What should be pounding tension when a horde of hideous giant rat-like things are lobbed at you is instead just a bit of a grind of slow weapon reloads, infuriatingly limited ammo and hard-to-hit enemies that rush at your ankles. Work, not play. But it does support the survivalist fantasy concept: after all, being Serious Sam wouldn’t exactly suit ‘miserable struggle for existence in a hole under the ground’.

Where Metro really threatens to sing on occasion is the option for stealth. The systems to support this don’t entirely seem there, but buy the right armour ugrade, fit silencers to your weapons and avoid dangly cans and crunchy glass, and it’s entirely possible to avoid some of the scraps with humans. Stalking around in the dark, flashlight off, jumping at every sound – these things feel right. It’s much more interesting in these moments, a hint of a subterranean, alien Thief. There are even non-combative stretches which are purely about putting the willies up with with immaterial, indestructible threats, heavy with menace and sadness alike. Inevitably, it can’t ultimately keep away from being about shooting monsters in tunnels – its bread and butter, but also the aspect it’s least accomplished at. It’s a much better game than Doom 3, but it it’s definitely hanging around on the same street corner.

I like Metro 2033, but I wish I loved it. I can’t help but want it to be a curious cause to get behind, as with Stalker. It’s one of very few post-Half-Life 2 games that really understands and acts on why people dug that so much, and despite the infuriating checkpoint thing, it’s just obtuse and pleasingly fiddly enough that it feels like a PC game first and foremost. (It is on console too, and Jim tells me the need for precision in the shooting makes it a much more arduous experience there). It looks incredible, bar a couple of toy-faced NPCs here and there, and I find myself poking around in it for the sake of poking around – but then getting mildly annoyed when I have to fight something. I suspect I’d enjoy the game more if I could just wander through it unmolested.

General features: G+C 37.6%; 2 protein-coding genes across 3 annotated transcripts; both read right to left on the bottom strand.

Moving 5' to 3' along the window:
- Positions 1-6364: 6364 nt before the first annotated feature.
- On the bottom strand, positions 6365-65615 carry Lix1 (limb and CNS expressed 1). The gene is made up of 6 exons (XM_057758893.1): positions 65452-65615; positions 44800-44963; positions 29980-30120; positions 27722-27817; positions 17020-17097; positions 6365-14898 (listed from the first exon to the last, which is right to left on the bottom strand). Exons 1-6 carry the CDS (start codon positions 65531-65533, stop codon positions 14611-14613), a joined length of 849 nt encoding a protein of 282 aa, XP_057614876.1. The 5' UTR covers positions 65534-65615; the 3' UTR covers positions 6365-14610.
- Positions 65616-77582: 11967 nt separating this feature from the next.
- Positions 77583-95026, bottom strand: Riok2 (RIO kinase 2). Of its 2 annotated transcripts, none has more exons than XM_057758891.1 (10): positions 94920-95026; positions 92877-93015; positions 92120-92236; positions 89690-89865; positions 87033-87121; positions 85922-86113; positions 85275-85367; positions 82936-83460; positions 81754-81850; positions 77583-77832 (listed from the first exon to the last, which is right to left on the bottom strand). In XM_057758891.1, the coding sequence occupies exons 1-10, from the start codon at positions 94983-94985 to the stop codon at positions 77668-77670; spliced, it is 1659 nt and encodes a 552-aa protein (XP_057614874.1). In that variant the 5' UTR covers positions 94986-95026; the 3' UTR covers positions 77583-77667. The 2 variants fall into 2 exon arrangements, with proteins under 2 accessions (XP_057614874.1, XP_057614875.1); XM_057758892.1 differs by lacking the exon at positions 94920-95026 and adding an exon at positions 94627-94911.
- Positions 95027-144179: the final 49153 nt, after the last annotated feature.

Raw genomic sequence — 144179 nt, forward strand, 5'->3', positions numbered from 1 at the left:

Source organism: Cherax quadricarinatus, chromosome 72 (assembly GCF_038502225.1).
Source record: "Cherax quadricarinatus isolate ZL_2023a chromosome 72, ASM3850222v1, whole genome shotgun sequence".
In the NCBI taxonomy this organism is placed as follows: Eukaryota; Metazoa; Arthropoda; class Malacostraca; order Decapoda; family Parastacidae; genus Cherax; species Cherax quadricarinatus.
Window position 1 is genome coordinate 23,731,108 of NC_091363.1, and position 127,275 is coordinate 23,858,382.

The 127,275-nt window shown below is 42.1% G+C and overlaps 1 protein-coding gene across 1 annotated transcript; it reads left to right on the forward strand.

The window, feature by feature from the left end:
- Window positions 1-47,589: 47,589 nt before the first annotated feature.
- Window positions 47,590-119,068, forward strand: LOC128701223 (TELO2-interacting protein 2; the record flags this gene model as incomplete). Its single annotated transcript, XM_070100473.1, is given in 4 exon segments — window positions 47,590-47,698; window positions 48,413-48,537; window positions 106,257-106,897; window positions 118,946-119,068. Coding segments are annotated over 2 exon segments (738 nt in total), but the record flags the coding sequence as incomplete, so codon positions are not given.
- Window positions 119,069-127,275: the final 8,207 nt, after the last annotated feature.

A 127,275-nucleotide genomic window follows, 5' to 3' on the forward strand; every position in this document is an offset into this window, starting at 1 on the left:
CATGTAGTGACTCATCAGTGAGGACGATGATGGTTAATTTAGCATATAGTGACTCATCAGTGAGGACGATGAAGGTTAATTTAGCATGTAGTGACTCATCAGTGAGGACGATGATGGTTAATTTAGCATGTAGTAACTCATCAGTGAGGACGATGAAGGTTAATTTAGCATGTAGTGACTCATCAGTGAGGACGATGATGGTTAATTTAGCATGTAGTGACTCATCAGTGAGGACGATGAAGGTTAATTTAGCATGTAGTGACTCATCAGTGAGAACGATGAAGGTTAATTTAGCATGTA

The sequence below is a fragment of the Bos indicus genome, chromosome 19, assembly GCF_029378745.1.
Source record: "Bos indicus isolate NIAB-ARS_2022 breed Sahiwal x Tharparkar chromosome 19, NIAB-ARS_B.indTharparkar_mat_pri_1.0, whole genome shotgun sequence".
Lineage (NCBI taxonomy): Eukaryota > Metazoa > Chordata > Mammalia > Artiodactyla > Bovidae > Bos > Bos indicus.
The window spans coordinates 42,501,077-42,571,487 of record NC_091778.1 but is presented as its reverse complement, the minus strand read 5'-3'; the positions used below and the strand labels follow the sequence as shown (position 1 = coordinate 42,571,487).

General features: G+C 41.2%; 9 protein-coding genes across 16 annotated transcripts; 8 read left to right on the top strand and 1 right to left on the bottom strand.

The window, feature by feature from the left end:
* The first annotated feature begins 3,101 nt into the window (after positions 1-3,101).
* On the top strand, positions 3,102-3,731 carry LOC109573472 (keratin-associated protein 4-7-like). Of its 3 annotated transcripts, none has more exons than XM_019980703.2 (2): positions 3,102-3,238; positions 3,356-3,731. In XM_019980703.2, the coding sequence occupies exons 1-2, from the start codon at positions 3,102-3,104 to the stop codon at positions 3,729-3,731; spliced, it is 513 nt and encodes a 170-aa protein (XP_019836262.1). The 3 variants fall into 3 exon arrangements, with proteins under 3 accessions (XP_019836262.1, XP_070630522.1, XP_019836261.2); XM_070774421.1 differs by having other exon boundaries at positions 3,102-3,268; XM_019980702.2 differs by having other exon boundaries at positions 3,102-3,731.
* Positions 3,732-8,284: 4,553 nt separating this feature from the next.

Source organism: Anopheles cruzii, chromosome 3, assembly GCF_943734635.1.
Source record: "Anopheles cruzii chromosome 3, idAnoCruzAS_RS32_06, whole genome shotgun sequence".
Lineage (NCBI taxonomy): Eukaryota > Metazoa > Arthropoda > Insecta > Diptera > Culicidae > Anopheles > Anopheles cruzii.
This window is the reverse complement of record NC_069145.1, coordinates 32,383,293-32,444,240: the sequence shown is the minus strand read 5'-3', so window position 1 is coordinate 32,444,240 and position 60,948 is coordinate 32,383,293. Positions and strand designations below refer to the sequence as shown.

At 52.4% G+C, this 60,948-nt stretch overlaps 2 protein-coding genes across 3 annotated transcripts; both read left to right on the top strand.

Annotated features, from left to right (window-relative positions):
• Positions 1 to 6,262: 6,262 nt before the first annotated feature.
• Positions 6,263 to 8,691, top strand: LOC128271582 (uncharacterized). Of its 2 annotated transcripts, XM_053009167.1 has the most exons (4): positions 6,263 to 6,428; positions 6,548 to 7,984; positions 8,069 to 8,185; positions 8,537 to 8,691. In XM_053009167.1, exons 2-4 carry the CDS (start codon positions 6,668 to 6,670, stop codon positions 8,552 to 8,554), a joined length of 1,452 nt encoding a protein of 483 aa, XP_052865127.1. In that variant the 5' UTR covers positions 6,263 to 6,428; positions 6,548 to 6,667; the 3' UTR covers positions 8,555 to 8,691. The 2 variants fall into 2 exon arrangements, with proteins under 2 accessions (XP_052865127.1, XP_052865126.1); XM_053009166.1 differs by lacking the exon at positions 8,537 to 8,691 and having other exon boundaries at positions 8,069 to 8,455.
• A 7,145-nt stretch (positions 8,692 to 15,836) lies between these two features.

I realise, uncomfortably, this has sounded pretty negative, but let me stress that it’s a different type of negative, not a sneery-lipped dismissal. I like Metro 2033, and I criticise it not because the game is bad, but because there’s a jarring disconnect between the excellence of its appearance and the adequacy of its action. It’s a good enough shooter, but it /looks/ like it should be a phenomenal one. In a perfect world, there’ll be a mod that fiddles with the balance, maybe ups the human count and lowers the mutant count, and definitely leaves a few more gas masks lying around.

Metro’s a competent shooter in what have been, surprisingly, rather dry times for them of late, so you’ll probably want to take a look, and you should. It’s beautiful, it’s tangible, it’s left the bugginess and brokenness of Stalker far behind, and it’s a bright promise of just how slick this next generation of Russian and Ukranian games are going to be. What worries me is that it’s also a dark promise that we might lose the glorious wildness of their last generation as a result.

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Alec Meer

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Co-founder of RPS. Dungeon Keeper & X-COM 4 Life.